Better than Plus: Why Steam is Still the Superior Online Service

Before you take to the keyboard in a fit of rage and decry my above statement, allow me to say this: I am a PlayStation Plus subscriber, and I love everything the service has to offer. Great free (and mostly recent) games, insane discounts, frequent sales, and a great selection of titles within nearly every genre makes the service one that shouldn’t by any means be dismissed. In fact, Sony stepped up their paid service to not only rival that of Xbox Live Gold, but surpass it by allowing people to consume their content in an organized and generous way.

But it still doesn’t rival Steam.

I’m not even close to being a prolific PC gamer. Yes, I have a competent PC that will run most games on their highest settings, and yes, I do enjoy sitting down at my computer to play the great games available on that platform. But don’t ask me what a driver is, how to upgrade your rig, or even what makes for a good video card. I’m just lucky enough to have PC gamer friends that hold my hand through the PC buying and maintenance process.

This isn’t because I have been averse to PC gaming; it’s simply because I’ve always been a console person. The first system I ever played a game on was a Super Nintendo, and in my life I’ve only ever owned the major consoles and handhelds available on the market. For a long time, a PC was a machine that allowed for the occasional bouts of Doom, Sim City, and the awful educational games my grandmother often mistook as being “cool”.

When I did finally jump into PC gaming, Steam was something of a revelation. Like the PS3, it offered free multiplayer, plus all of these games, readily available, and often at discounted prices. Like so many others, I have made my impulse purchases during Steam sales that I have never (and probably will never) installed or played. And while the Steam sales have admittedly been giving us diminishing returns, even on the days in between paychecks when I couldn’t possibly afford to buy a game I still find myself impulsively checking to see what new sales have cropped up in the last 24 hours.

I’m even enthused by Steam’s friendly nature to indie games, being that indie games are often some of my favorites to be released in any given year. Scanning Greenlight and clicking a thumbs up on awesome projects is something my inner philanthropist takes joy from, and I’m hoping that the PlayStation 4’s self-publishing ability will one day rival Steam as an indie-friendly platform.

But the most important factor that has led to my favoritism of Steam is one that I never would have imagined to sway my opinion: trading cards.

Do I like gamer scores and trophies? It’s an odd question that yields two answers. Yes, I do love hearing the pops and pings of these rewards while playing a game, thanks to the gratification of a meta game that rewards accomplishment, but I’m rarely compelled to engage in the excessive challenges put to me in order to earn ancillary rewards that have no bearing on my real life. I’m more of a get in, get out player, and while I’ve played with the idea of earning platinum trophies or a full 1000-point achievement score, I know it’s something I’ll never realistically be compelled to do.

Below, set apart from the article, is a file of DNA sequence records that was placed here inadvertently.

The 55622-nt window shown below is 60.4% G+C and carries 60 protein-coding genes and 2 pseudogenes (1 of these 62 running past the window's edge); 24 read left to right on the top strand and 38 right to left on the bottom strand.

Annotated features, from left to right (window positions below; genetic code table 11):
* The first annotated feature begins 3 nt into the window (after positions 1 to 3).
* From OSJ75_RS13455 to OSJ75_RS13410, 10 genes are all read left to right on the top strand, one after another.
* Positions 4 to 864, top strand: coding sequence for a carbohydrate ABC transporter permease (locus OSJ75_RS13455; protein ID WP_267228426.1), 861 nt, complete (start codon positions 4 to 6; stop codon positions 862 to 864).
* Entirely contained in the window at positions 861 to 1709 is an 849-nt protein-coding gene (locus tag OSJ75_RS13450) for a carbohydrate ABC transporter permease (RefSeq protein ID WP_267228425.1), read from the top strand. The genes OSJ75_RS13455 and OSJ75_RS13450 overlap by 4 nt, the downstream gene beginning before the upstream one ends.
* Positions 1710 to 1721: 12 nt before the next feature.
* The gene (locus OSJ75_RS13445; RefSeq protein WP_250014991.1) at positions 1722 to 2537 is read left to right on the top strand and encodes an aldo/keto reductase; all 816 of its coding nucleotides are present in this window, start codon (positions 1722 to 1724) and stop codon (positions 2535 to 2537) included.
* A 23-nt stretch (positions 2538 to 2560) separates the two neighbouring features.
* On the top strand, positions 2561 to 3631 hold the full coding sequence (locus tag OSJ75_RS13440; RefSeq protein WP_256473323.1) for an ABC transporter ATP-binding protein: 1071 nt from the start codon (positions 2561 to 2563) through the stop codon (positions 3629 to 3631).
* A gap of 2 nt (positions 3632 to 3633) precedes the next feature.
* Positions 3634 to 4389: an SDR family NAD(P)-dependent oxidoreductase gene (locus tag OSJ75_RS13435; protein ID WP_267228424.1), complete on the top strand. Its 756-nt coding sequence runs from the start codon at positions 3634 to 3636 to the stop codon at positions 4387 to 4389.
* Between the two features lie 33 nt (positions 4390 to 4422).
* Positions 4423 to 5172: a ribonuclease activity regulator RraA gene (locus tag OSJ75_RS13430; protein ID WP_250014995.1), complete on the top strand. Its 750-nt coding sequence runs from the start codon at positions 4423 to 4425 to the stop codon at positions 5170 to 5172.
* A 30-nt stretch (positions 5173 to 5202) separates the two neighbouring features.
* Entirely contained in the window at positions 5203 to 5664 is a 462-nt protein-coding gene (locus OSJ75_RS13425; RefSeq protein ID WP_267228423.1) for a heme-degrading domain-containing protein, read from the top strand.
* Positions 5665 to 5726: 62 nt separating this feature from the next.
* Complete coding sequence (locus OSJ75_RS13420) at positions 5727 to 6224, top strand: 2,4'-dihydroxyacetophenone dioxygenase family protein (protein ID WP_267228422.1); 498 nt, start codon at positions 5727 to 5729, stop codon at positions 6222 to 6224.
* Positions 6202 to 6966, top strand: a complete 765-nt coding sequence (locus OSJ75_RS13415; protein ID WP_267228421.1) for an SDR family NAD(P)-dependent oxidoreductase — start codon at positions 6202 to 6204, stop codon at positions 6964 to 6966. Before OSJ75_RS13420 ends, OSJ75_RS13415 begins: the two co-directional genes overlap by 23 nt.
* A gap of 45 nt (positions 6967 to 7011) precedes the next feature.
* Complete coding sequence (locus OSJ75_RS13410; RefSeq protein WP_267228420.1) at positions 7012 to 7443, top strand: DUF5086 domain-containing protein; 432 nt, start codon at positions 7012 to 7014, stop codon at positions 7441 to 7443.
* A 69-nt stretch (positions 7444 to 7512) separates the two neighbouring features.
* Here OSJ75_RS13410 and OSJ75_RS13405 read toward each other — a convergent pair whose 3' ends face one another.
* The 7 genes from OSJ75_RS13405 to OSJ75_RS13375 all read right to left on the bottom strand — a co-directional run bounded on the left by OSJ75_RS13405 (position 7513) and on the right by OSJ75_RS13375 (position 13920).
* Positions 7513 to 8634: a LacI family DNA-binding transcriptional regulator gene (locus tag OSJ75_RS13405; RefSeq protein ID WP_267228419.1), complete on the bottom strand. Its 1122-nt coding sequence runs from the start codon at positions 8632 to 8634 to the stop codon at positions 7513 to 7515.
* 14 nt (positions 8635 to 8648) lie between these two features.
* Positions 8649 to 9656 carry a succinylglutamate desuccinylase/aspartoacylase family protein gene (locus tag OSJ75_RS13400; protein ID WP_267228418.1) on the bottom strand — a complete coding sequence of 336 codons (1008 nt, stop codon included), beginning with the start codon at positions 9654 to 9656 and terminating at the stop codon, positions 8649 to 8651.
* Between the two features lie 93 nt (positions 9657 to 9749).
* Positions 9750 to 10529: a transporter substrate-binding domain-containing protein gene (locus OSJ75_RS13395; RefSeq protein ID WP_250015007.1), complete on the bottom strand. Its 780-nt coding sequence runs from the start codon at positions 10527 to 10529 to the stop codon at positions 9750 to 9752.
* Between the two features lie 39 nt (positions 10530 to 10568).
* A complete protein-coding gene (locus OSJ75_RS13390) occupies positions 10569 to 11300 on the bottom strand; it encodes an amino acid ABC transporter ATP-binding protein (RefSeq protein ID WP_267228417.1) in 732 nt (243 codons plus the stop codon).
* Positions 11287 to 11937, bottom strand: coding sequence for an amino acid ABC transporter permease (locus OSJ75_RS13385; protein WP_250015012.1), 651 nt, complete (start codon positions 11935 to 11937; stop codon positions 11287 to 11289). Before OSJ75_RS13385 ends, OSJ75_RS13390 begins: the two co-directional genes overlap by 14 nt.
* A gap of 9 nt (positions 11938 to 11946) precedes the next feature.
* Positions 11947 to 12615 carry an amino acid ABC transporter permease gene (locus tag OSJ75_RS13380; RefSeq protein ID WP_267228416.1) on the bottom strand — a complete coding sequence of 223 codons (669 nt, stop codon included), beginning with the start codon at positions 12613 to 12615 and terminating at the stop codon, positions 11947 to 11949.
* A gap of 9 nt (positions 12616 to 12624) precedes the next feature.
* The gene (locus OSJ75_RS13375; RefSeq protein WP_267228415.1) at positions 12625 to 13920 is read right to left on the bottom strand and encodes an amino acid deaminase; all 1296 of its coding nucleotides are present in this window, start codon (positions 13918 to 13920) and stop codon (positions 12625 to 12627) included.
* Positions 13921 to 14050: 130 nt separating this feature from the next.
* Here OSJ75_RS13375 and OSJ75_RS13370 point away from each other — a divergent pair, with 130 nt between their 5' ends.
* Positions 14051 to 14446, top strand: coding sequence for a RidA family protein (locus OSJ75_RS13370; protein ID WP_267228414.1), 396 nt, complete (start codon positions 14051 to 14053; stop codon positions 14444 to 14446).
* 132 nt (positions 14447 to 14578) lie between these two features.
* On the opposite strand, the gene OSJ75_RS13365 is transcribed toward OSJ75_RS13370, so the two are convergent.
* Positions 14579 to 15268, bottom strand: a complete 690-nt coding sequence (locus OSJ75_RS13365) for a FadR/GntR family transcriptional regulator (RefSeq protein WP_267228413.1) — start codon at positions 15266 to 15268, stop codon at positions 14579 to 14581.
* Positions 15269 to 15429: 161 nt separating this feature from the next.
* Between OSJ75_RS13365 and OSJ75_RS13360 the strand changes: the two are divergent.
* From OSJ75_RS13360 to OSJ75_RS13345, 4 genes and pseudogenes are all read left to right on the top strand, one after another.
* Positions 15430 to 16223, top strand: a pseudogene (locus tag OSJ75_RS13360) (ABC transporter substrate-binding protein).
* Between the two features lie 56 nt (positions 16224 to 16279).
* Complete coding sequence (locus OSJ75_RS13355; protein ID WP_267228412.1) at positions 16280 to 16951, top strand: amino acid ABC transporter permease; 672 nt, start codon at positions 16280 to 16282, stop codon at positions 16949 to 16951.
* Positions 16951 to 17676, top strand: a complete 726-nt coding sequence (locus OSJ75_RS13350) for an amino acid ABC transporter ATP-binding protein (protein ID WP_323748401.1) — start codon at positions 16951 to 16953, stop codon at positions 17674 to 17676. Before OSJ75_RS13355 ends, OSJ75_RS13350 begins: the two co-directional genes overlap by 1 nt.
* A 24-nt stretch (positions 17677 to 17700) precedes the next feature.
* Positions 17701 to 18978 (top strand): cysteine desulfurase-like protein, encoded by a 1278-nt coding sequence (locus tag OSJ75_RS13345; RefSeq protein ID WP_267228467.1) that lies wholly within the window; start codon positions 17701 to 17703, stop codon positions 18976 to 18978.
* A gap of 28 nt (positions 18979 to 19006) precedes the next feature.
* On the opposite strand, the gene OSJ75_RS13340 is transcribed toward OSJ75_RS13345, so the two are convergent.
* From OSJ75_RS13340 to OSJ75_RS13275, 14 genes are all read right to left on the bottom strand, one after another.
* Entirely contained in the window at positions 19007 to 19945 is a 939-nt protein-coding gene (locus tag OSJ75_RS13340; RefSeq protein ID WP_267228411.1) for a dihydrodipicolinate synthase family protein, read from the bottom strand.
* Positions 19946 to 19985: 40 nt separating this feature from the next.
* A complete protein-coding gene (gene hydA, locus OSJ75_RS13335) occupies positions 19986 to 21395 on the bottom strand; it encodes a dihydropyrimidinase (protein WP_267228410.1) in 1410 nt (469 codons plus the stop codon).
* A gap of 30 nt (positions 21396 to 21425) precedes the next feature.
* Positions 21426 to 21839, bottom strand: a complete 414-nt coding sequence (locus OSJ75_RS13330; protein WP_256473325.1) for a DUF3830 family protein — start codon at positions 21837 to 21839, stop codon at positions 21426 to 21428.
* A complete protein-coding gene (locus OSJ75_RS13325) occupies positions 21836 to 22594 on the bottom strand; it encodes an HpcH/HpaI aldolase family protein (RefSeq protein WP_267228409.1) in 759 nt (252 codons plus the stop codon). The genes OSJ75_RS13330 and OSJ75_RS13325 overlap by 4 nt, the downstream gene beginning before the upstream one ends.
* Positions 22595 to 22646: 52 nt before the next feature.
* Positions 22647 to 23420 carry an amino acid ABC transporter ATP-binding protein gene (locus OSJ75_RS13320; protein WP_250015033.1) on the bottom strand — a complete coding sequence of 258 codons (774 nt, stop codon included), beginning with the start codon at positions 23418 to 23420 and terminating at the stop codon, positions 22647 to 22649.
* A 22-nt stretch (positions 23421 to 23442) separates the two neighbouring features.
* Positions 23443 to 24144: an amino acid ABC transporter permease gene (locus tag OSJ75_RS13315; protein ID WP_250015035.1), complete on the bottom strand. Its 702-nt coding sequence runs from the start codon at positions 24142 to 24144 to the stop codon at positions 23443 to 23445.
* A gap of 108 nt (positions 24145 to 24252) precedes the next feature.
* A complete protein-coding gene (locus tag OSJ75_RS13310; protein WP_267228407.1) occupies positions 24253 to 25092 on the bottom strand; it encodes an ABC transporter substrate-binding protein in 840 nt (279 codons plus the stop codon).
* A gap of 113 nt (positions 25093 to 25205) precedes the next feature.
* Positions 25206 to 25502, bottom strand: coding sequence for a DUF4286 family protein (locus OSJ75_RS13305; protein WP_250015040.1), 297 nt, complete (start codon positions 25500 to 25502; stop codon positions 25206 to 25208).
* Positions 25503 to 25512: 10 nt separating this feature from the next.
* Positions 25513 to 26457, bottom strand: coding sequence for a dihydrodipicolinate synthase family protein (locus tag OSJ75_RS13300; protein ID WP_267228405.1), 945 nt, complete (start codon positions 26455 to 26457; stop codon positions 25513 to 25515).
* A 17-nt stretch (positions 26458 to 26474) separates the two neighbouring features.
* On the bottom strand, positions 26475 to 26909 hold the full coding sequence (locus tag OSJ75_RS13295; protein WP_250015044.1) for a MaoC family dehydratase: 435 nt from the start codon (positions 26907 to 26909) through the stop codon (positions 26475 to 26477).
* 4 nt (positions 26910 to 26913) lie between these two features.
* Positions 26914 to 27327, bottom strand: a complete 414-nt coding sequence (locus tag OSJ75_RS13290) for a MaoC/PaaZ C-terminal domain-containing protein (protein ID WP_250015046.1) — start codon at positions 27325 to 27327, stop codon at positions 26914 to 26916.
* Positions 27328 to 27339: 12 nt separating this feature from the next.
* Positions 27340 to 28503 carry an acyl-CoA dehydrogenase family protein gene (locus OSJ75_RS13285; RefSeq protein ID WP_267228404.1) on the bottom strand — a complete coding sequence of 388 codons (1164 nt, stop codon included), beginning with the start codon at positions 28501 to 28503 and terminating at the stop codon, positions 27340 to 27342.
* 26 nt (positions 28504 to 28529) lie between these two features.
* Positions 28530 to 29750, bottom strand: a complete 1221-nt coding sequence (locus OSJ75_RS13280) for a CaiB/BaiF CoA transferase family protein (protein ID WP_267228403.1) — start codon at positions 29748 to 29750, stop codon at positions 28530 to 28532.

But here’s the kicker with Steam trading cards. Much like achievements or trophies (or the in-game achievements on PC), they’re earned while playing a game. And when they’re earned, you have two options: keep them for yourself, or sell them.

Yes, sell them . For actual money.

The amount is never anything crazy; $.20 here, $.15 there, and every now and then you might stumble across a truly rare card and earn upwards of $.50. Once you choose to set the price and put the card up on the community marketplace, actual money is put into your Steam wallet upon purchase and can be used to buy future games on the service.

This is an amazing idea for a number of reasons. One: it has actually compelled me to go out of my way to try and earn these cards, simply because I’m literally being paid money to play a game whenever I sell them. Two: it encourages me to purchase more games from them, because I already have some money stored on the service that will ultimately discount the price I pay out of my own pocket.

Imagine what would happen if Sony or Microsoft allowed you to do this. Maybe earn pennies for every achievement point, or sell bronze, silver, gold, and platinum trophies for varying amounts based on the difficulty to earn them? People could sell these items online, earn credit toward their chosen service, and potentially be driven to make more purchases on the platform. It encourages a positive ecosystem that rewards their players with something more tangible than bragging rights.

Yes, I love getting free games every month, and I’m currently downloading Dyad on my PS3 from Plus even as I write this.

But earning a measly $.18 for playing a game never felt so good.